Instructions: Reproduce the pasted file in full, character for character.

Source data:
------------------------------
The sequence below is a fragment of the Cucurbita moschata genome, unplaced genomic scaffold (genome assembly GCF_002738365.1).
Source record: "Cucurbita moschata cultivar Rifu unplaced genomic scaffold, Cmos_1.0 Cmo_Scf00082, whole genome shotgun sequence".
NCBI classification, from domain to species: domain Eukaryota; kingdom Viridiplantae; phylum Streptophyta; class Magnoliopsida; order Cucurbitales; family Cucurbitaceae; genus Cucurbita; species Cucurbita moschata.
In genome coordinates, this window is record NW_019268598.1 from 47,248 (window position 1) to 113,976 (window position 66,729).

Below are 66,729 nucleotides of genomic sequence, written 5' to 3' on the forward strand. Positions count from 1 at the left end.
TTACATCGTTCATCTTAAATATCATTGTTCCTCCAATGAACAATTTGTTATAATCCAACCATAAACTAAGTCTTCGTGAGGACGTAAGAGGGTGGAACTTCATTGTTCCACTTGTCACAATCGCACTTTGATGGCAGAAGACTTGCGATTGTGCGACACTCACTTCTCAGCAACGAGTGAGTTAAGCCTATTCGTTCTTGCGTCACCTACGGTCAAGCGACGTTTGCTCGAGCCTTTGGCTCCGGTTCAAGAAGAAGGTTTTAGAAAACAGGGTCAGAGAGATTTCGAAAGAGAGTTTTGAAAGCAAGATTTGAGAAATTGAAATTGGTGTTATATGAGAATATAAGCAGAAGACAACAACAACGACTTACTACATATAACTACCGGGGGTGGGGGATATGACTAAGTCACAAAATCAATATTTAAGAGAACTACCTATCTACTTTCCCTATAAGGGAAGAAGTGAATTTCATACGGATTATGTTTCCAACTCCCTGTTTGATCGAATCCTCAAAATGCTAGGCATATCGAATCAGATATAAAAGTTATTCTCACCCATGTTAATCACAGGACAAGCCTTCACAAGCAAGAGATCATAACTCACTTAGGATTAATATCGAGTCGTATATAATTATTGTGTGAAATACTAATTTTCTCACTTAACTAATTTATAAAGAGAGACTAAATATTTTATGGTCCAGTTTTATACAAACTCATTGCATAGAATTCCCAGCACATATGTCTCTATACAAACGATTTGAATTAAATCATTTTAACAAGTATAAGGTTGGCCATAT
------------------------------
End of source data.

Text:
The sequence below is a fragment of the Cucurbita moschata genome, unplaced genomic scaffold (genome assembly GCF_002738365.1).
Source record: "Cucurbita moschata cultivar Rifu unplaced genomic scaffold, Cmos_1.0 Cmo_Scf00082, whole genome shotgun sequence".
NCBI classification, from domain to species: domain Eukaryota; kingdom Viridiplantae; phylum Streptophyta; class Magnoliopsida; order Cucurbitales; family Cucurbitaceae; genus Cucurbita; species Cucurbita moschata.
In genome coordinates, this window is record NW_019268598.1 from 47,248 (window position 1) to 113,976 (window position 66,729).

Below are 66,729 nucleotides of genomic sequence, written 5' to 3' on the forward strand. Positions count from 1 at the left end.
TTACATCGTTCATCTTAAATATCATTGTTCCTCCAATGAACAATTTGTTATAATCCAACCATAAACTAAGTCTTCGTGAGGACGTAAGAGGGTGGAACTTCATTGTTCCACTTGTCACAATCGCACTTTGATGGCAGAAGACTTGCGATTGTGCGACACTCACTTCTCAGCAACGAGTGAGTTAAGCCTATTCGTTCTTGCGTCACCTACGGTCAAGCGACGTTTGCTCGAGCCTTTGGCTCCGGTTCAAGAAGAAGGTTTTAGAAAACAGGGTCAGAGAGATTTCGAAAGAGAGTTTTGAAAGCAAGATTTGAGAAATTGAAATTGGTGTTATATGAGAATATAAGCAGAAGACAACAACAACGACTTACTACATATAACTACCGGGGGTGGGGGATATGACTAAGTCACAAAATCAATATTTAAGAGAACTACCTATCTACTTTCCCTATAAGGGAAGAAGTGAATTTCATACGGATTATGTTTCCAACTCCCTGTTTGATCGAATCCTCAAAATGCTAGGCATATCGAATCAGATATAAAAGTTATTCTCACCCATGTTAATCACAGGACAAGCCTTCACAAGCAAGAGATCATAACTCACTTAGGATTAATATCGAGTCGTATATAATTATTGTGTGAAATACTAATTTTCTCACTTAACTAATTTATAAAGAGAGACTAAATATTTTATGGTCCAGTTTTATACAAACTCATTGCATAGAATTCCCAGCACATATGTCTCTATACAAACGATTTGAATTAAATCATTTTAACAAGTATAAGGTTGGCCATAT